Where necessary, doorcases, entablatures and cornices have been recreated.
The Prince George is an imposing space with its coffered vault ceiling with applied plaster. Acoustic absorbent panels have been fitted in the coffers and the vault ends. Here and in the Bartlett gallery, the daylight louvres are computer-controlled. UV film has been applied to the windows and rooflights.
In the Audley gallery, the ceiling is a raised central strip, flanked by horizontal laylights. These are now artificially lit, with the space above a welcome service void.
Much effort has gone into finding space for services. There are occasional bulkheads but generally the effect is admirably discreet.
Air, electrics and security are supplied through the floor. Air extract is at high level.
For the walls, gypsum fibreboard has been used over the panelling rather than the damask elsewhere in the gallery. Thus the walls can be readily redecorated for different exhibitions. Paints have to be tested prior to use to avoid any fumes affecting the art exhibits. To maintain flexibility, free-standing display units and loose benches were made.
The floor was also strengthened from below to support today's larger sculptures; the backof-house below is of 'relatively low heritage value', according to the Conservation Plan.
If the overall visitor impression now is the successful return of the galleries to a former condition, the underlying modernisation is a significant step forward for Liverpool in the national and international arts scene. Indeed, the project is just one part of the £40 million scheme for rejuvenating the quarter, heavily supported by the Lottery and the European Regional Development Fund. There were also donors, including the Woolfson Foundation, which has financed refurbishment of two 17th century galleries in the Walker's 1933 extension.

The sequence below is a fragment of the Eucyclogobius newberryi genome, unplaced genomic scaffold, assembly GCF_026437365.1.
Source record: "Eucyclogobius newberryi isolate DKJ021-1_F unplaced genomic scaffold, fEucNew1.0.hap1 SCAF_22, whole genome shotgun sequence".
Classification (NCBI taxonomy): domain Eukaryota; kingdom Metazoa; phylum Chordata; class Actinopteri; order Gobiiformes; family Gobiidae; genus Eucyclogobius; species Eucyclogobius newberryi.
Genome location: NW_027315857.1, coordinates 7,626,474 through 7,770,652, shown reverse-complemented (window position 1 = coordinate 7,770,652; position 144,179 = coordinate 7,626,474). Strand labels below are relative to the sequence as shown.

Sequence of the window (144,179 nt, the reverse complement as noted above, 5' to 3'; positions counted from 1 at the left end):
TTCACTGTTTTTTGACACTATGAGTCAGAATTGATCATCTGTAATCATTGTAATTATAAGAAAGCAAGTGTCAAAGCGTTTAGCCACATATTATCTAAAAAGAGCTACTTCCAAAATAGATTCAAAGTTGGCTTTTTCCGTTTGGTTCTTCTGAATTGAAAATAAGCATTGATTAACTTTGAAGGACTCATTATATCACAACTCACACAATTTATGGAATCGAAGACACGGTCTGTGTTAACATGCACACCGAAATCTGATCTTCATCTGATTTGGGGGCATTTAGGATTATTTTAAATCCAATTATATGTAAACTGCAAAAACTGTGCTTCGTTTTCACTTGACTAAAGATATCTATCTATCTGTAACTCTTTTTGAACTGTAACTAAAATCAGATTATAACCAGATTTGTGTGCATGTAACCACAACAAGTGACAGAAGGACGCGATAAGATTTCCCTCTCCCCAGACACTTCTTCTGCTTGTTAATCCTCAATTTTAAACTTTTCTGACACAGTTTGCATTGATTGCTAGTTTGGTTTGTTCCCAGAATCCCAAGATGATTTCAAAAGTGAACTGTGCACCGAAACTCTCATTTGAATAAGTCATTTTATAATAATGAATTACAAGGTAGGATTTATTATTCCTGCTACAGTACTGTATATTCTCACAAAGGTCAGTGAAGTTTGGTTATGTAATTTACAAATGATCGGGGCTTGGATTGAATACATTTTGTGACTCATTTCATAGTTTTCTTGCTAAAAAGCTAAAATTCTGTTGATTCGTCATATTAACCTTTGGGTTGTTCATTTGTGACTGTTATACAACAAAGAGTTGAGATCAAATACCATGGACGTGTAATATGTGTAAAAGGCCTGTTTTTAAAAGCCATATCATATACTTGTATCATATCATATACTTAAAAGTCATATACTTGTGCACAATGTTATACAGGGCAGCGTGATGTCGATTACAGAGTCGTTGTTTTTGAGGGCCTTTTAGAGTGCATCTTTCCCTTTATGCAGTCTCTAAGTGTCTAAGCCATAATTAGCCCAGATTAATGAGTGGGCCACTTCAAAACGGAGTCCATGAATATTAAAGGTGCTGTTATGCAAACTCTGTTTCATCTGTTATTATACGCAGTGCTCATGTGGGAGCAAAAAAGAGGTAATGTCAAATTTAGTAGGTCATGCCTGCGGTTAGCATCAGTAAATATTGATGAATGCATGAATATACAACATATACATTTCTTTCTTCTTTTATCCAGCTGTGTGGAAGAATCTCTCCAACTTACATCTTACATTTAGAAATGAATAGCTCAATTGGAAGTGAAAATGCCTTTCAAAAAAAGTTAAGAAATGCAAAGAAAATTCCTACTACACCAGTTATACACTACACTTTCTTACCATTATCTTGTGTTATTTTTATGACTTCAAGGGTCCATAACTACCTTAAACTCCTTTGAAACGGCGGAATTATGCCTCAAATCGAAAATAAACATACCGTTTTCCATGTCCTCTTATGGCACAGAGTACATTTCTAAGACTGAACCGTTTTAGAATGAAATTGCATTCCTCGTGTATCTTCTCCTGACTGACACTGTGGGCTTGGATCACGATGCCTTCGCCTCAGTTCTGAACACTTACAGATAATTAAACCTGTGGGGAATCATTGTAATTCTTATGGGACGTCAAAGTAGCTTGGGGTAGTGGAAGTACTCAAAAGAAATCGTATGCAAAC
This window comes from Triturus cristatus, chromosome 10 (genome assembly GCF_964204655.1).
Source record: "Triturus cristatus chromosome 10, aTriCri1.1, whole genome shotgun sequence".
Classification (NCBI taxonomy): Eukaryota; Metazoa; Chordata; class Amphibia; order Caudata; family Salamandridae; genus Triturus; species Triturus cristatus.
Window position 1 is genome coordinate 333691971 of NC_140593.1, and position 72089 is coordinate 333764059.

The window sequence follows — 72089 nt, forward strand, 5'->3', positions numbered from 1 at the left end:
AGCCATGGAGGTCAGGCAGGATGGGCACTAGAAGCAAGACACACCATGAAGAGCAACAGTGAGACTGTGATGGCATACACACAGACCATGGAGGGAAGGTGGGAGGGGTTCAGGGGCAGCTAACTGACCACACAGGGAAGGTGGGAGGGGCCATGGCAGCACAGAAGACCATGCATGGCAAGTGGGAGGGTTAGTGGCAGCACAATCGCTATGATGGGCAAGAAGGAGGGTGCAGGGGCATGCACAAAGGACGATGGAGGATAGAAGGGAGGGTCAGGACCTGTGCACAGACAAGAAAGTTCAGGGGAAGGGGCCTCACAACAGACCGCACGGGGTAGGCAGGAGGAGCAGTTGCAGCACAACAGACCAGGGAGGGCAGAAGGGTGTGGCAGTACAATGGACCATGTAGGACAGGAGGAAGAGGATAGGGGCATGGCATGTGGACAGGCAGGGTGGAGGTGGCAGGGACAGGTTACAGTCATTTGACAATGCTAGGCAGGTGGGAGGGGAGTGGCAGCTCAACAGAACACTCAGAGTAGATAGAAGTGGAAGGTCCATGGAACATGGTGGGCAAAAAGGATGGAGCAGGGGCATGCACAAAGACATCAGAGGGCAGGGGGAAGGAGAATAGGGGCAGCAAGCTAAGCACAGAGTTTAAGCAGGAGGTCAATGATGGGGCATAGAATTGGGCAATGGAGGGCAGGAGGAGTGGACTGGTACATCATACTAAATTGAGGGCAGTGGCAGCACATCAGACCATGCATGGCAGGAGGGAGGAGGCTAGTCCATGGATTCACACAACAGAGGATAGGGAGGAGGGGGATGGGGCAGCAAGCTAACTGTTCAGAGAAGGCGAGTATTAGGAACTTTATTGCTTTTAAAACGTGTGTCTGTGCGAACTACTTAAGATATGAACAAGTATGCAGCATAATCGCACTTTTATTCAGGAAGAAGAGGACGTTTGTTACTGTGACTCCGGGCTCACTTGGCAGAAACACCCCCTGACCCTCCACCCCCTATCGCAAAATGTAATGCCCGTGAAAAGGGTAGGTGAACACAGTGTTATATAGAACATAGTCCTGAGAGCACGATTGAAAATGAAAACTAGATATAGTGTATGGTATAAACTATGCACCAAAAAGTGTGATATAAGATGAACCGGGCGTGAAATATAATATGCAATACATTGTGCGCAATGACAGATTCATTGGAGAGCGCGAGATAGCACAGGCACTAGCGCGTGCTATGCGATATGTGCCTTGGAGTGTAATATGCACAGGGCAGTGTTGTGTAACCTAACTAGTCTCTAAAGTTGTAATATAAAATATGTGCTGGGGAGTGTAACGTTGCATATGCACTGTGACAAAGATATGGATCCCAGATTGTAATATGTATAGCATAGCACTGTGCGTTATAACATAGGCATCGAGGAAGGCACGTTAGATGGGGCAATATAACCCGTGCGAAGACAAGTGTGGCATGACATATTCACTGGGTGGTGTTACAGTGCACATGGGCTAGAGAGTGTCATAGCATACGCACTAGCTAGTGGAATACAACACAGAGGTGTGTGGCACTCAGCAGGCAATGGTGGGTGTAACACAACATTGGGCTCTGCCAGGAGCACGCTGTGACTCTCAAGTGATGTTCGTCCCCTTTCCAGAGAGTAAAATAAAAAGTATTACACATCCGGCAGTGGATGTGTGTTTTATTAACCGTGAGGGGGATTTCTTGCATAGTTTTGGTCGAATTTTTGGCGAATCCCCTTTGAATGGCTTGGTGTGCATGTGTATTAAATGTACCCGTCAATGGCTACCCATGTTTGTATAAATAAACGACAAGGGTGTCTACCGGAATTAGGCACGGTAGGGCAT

For the Walker, gallery keeper Julian Treuherz is hoping this is not the end. With the museum refurbishment and extension nearing completion, there is the possibility of freeing up gallery space on the ground floor. And then there are the decorative arts, a large Liverpool collection. The new ground floor gallery, converted to office use by Thornley in 1933 and closed to the public since, needs to be bigger. It will also be competing for space with the lobby cafe, which needs to expand. One hope is that the Sessions House next-door might become a gallery for this in its own right.
There may be no funding at the moment for future phases, but at least the dreams exist.
For information visit www. thewalker. org. uk
TENDER DATE November 1999
CONTRACT DURATION Enabling works: May 2000 - August 2000 Main works: August 2000 - October 2001
COMPLETION DATE October 2001
GROSS FLOOR AREA 3,000m 2
CONTRACT TYPE JCT 98
TOTAL COST £4.3 million
COST PER M 2£1,433.33
CLIENT National Museums & Galleries on Merseyside
ARCHITECT LDN Architects: Mark Sidgwick (partner), Julie Wilson (project architect), Paul Fear, Dermot Patterson, Gordon Pyper, Richard Webb, Andrew PK Wright
QUANTITY SURVEYOR Rex Procter and Partners
STRUCTURAL ENGINEER Curtins Consulting Engineers
SERVICES ENGINEER DMP Consulting Engineers
EXHIBITION LIGHTING DESIGNER Lighting Design and Technology
SIGNAGE / GRAPHICS DESIGN Reich and Petch Design International
MAIN CONTRACTOR HBG Construction Northwest
SUBCONTRACTORS AND SUPPLIERS mechanical and electrical Rotary Northwest; gallery furniture Darren Barclay Furniture; metalwork Taylor & Russell; curtain walling JMW Aluminium; gallery rooflights Vitral UK; steelwork Cringate Engineering; picture lift Breakell Lifts; glass gallery doors Solaglas/Saint-Gobain; limestone flooring
DAR; timber doors Leaderflush + Shapland; daylight control blinds Levolux A T; asphalt roofing Briggs Roofing and Cladding; gallery wall lining Fermacell
Walker Art Gallery www. thewalker. org. uk
LDN Architects www. ldn. co. uk
Curtins Consulting Engineers www. curtins. com
Reich + Petch Design www. reich-petch. com
HBG Construction Northeast www. hbgc. co. uk